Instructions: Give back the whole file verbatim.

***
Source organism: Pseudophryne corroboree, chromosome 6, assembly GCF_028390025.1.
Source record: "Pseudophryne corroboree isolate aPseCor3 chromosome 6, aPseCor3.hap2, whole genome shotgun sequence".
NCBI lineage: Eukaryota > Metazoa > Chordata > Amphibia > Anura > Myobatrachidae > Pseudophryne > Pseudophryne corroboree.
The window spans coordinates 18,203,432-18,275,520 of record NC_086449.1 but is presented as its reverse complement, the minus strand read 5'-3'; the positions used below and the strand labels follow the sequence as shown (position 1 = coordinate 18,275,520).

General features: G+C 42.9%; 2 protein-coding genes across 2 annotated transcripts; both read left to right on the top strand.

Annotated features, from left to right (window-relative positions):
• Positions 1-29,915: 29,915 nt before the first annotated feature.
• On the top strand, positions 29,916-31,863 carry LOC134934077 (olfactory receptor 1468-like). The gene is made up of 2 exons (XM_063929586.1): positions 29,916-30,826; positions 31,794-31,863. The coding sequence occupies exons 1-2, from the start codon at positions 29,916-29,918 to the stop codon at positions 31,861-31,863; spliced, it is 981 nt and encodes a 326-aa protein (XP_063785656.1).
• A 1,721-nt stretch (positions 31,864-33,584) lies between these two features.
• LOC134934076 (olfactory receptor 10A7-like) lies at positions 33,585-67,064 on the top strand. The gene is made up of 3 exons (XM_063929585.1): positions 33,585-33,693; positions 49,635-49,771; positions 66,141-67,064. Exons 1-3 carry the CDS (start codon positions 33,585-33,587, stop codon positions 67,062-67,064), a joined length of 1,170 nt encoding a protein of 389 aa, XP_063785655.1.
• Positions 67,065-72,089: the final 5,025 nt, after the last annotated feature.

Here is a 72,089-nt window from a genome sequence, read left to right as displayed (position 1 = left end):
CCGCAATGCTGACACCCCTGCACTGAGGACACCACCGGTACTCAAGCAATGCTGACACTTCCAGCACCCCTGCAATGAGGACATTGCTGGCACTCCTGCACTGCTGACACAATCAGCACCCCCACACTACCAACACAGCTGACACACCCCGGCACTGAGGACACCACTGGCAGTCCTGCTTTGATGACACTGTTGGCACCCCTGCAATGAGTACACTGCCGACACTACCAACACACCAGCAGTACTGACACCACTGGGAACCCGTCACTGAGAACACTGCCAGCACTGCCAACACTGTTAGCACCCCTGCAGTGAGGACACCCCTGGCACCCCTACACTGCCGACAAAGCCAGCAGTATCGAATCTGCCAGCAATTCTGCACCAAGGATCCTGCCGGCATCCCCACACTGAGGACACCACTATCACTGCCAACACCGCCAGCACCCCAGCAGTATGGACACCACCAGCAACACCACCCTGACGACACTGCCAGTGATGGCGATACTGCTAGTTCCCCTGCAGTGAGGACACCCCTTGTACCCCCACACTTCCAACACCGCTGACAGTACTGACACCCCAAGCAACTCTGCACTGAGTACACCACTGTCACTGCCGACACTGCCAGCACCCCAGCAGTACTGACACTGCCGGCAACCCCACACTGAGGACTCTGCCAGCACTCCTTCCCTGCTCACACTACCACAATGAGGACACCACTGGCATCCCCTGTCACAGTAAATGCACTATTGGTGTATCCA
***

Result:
Source organism: Pseudophryne corroboree, chromosome 6, assembly GCF_028390025.1.
Source record: "Pseudophryne corroboree isolate aPseCor3 chromosome 6, aPseCor3.hap2, whole genome shotgun sequence".
NCBI lineage: Eukaryota > Metazoa > Chordata > Amphibia > Anura > Myobatrachidae > Pseudophryne > Pseudophryne corroboree.
The window spans coordinates 18,203,432-18,275,520 of record NC_086449.1 but is presented as its reverse complement, the minus strand read 5'-3'; the positions used below and the strand labels follow the sequence as shown (position 1 = coordinate 18,275,520).

General features: G+C 42.9%; 2 protein-coding genes across 2 annotated transcripts; both read left to right on the top strand.

Annotated features, from left to right (window-relative positions):
• Positions 1-29,915: 29,915 nt before the first annotated feature.
• On the top strand, positions 29,916-31,863 carry LOC134934077 (olfactory receptor 1468-like). The gene is made up of 2 exons (XM_063929586.1): positions 29,916-30,826; positions 31,794-31,863. The coding sequence occupies exons 1-2, from the start codon at positions 29,916-29,918 to the stop codon at positions 31,861-31,863; spliced, it is 981 nt and encodes a 326-aa protein (XP_063785656.1).
• A 1,721-nt stretch (positions 31,864-33,584) lies between these two features.
• LOC134934076 (olfactory receptor 10A7-like) lies at positions 33,585-67,064 on the top strand. The gene is made up of 3 exons (XM_063929585.1): positions 33,585-33,693; positions 49,635-49,771; positions 66,141-67,064. Exons 1-3 carry the CDS (start codon positions 33,585-33,587, stop codon positions 67,062-67,064), a joined length of 1,170 nt encoding a protein of 389 aa, XP_063785655.1.
• Positions 67,065-72,089: the final 5,025 nt, after the last annotated feature.

Here is a 72,089-nt window from a genome sequence, read left to right as displayed (position 1 = left end):
CCGCAATGCTGACACCCCTGCACTGAGGACACCACCGGTACTCAAGCAATGCTGACACTTCCAGCACCCCTGCAATGAGGACATTGCTGGCACTCCTGCACTGCTGACACAATCAGCACCCCCACACTACCAACACAGCTGACACACCCCGGCACTGAGGACACCACTGGCAGTCCTGCTTTGATGACACTGTTGGCACCCCTGCAATGAGTACACTGCCGACACTACCAACACACCAGCAGTACTGACACCACTGGGAACCCGTCACTGAGAACACTGCCAGCACTGCCAACACTGTTAGCACCCCTGCAGTGAGGACACCCCTGGCACCCCTACACTGCCGACAAAGCCAGCAGTATCGAATCTGCCAGCAATTCTGCACCAAGGATCCTGCCGGCATCCCCACACTGAGGACACCACTATCACTGCCAACACCGCCAGCACCCCAGCAGTATGGACACCACCAGCAACACCACCCTGACGACACTGCCAGTGATGGCGATACTGCTAGTTCCCCTGCAGTGAGGACACCCCTTGTACCCCCACACTTCCAACACCGCTGACAGTACTGACACCCCAAGCAACTCTGCACTGAGTACACCACTGTCACTGCCGACACTGCCAGCACCCCAGCAGTACTGACACTGCCGGCAACCCCACACTGAGGACTCTGCCAGCACTCCTTCCCTGCTCACACTACCACAATGAGGACACCACTGGCATCCCCTGTCACAGTAAATGCACTATTGGTGTATCCA